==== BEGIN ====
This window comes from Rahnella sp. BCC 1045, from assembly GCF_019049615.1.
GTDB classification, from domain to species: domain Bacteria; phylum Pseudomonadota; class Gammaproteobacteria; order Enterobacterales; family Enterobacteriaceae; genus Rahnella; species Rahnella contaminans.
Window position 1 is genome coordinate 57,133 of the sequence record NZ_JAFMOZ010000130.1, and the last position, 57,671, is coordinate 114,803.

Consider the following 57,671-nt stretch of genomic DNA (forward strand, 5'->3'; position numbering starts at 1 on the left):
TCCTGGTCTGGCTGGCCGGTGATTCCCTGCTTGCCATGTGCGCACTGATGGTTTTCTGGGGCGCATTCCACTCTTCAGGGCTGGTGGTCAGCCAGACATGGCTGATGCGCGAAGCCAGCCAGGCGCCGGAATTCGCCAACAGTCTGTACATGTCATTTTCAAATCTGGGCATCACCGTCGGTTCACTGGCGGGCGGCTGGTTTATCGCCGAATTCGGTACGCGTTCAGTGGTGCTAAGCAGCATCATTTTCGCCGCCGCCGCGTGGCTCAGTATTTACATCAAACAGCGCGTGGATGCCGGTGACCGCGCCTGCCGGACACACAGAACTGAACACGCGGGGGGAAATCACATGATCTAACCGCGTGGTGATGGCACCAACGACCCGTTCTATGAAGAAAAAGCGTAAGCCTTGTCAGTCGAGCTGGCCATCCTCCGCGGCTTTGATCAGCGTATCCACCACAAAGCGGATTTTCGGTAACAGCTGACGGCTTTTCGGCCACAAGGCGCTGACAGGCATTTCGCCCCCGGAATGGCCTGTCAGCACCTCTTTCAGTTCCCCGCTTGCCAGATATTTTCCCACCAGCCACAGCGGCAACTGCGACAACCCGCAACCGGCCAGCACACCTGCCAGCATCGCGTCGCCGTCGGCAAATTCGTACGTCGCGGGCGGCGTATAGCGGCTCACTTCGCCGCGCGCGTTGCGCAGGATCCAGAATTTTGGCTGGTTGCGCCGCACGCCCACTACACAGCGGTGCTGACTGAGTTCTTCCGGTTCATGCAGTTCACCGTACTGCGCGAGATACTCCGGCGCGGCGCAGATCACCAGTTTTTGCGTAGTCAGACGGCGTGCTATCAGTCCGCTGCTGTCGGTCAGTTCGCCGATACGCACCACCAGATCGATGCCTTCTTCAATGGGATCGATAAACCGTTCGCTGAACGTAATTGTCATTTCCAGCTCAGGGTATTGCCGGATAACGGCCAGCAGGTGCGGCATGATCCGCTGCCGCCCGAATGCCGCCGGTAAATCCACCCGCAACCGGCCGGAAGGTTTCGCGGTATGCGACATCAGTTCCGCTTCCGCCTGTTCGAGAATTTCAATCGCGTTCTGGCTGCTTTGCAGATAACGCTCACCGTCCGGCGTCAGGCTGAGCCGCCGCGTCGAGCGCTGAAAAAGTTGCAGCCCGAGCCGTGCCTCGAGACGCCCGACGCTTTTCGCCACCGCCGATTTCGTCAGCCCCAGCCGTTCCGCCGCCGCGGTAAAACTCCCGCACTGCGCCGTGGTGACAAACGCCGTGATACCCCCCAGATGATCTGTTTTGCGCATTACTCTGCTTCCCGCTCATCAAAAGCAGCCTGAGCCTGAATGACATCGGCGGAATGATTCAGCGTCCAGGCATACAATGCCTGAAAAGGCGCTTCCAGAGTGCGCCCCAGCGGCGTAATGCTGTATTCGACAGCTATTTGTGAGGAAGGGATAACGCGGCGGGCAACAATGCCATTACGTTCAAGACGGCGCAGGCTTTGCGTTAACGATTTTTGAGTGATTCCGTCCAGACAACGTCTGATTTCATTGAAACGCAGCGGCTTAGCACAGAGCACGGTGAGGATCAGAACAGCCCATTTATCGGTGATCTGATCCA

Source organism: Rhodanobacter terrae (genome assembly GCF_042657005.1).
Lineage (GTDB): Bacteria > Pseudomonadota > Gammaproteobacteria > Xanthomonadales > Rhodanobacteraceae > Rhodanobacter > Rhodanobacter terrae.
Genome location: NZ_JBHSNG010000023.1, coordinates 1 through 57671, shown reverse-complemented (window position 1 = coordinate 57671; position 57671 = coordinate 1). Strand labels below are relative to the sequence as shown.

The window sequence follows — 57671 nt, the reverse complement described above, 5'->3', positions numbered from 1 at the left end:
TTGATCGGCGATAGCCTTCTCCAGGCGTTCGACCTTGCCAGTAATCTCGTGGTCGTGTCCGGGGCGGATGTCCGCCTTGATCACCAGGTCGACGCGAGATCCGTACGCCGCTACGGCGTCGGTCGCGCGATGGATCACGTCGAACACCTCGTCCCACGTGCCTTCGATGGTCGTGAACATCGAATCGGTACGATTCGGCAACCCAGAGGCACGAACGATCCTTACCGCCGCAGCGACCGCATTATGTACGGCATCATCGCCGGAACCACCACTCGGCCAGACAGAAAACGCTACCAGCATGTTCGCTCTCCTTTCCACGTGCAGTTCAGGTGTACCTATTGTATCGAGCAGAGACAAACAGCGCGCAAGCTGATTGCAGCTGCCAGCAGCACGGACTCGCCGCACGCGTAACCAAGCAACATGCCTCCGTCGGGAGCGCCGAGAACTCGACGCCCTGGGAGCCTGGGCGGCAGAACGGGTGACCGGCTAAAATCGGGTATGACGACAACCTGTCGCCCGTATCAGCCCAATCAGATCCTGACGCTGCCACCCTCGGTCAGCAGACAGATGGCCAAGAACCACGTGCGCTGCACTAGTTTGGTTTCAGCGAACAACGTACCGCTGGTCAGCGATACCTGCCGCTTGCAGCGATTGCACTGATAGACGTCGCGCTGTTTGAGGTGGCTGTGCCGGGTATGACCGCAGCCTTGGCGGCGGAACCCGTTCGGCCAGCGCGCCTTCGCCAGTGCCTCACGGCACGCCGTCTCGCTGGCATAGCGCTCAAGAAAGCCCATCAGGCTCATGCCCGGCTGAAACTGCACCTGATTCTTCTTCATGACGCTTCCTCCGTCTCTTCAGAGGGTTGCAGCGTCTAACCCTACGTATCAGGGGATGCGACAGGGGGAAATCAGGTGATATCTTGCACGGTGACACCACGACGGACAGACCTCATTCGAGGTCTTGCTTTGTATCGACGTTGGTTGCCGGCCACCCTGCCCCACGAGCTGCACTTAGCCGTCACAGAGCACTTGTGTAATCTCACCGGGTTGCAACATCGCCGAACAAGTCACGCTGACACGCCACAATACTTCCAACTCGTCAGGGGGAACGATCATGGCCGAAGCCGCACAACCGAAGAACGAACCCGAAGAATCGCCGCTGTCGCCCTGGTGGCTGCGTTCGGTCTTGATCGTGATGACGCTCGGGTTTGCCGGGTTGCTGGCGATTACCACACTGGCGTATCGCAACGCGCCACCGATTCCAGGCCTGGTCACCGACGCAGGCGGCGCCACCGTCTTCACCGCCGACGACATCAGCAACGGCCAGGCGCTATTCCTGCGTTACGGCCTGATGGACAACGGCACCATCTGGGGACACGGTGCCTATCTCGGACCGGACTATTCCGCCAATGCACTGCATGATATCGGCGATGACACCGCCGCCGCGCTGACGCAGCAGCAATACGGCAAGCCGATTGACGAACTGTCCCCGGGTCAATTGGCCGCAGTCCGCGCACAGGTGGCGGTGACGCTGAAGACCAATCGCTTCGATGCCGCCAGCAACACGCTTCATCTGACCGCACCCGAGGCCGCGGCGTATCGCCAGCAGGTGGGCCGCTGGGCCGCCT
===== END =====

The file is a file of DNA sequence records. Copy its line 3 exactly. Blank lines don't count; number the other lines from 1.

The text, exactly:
Window position 1 is genome coordinate 57,133 of the sequence record NZ_JAFMOZ010000130.1, and the last position, 57,671, is coordinate 114,803.